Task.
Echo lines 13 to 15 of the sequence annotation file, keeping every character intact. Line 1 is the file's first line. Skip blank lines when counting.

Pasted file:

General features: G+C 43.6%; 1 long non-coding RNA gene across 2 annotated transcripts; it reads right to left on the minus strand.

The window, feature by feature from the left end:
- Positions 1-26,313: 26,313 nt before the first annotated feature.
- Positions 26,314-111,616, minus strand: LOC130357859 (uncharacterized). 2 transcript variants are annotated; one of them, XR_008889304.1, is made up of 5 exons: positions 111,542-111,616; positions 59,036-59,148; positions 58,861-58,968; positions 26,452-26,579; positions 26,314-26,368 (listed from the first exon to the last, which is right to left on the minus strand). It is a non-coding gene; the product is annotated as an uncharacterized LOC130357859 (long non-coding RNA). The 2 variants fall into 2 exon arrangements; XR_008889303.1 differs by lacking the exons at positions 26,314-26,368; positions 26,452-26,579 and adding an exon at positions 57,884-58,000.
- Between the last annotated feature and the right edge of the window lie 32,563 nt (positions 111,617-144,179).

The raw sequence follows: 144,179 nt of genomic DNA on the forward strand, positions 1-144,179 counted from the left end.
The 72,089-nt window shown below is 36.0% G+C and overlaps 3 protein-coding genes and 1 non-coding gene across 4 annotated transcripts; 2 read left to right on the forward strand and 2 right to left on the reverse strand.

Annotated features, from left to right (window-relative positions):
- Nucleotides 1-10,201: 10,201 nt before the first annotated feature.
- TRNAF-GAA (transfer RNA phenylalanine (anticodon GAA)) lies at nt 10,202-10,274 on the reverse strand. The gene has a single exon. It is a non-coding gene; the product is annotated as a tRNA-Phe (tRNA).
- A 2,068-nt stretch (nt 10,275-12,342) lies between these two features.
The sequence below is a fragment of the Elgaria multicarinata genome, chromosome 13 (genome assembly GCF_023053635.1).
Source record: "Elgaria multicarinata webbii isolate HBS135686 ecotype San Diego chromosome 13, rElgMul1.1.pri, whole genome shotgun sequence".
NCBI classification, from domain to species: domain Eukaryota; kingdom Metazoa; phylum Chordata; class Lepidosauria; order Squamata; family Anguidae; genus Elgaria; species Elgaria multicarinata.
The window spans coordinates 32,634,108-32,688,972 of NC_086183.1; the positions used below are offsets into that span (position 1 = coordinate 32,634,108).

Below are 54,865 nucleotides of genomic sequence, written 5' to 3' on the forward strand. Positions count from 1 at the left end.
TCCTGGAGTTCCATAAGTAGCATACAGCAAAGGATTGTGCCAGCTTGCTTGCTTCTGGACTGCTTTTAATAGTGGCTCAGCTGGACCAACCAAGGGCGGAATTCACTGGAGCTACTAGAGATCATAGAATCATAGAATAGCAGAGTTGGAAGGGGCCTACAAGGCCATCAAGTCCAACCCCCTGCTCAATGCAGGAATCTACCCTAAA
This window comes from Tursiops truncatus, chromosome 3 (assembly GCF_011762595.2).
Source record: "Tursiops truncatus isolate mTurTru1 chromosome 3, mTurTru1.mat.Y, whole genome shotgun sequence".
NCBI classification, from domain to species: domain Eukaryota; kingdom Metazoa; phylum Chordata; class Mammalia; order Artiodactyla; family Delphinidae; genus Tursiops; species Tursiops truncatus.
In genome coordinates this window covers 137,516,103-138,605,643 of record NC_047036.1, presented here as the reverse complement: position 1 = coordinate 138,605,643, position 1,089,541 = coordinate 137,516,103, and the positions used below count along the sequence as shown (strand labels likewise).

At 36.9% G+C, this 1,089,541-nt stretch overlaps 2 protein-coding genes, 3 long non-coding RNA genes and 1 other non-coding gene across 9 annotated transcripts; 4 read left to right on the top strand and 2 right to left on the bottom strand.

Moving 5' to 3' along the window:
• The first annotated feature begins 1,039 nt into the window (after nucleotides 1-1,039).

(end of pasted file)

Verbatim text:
Source record: "Elgaria multicarinata webbii isolate HBS135686 ecotype San Diego chromosome 13, rElgMul1.1.pri, whole genome shotgun sequence".
NCBI classification, from domain to species: domain Eukaryota; kingdom Metazoa; phylum Chordata; class Lepidosauria; order Squamata; family Anguidae; genus Elgaria; species Elgaria multicarinata.
The window spans coordinates 32,634,108-32,688,972 of NC_086183.1; the positions used below are offsets into that span (position 1 = coordinate 32,634,108).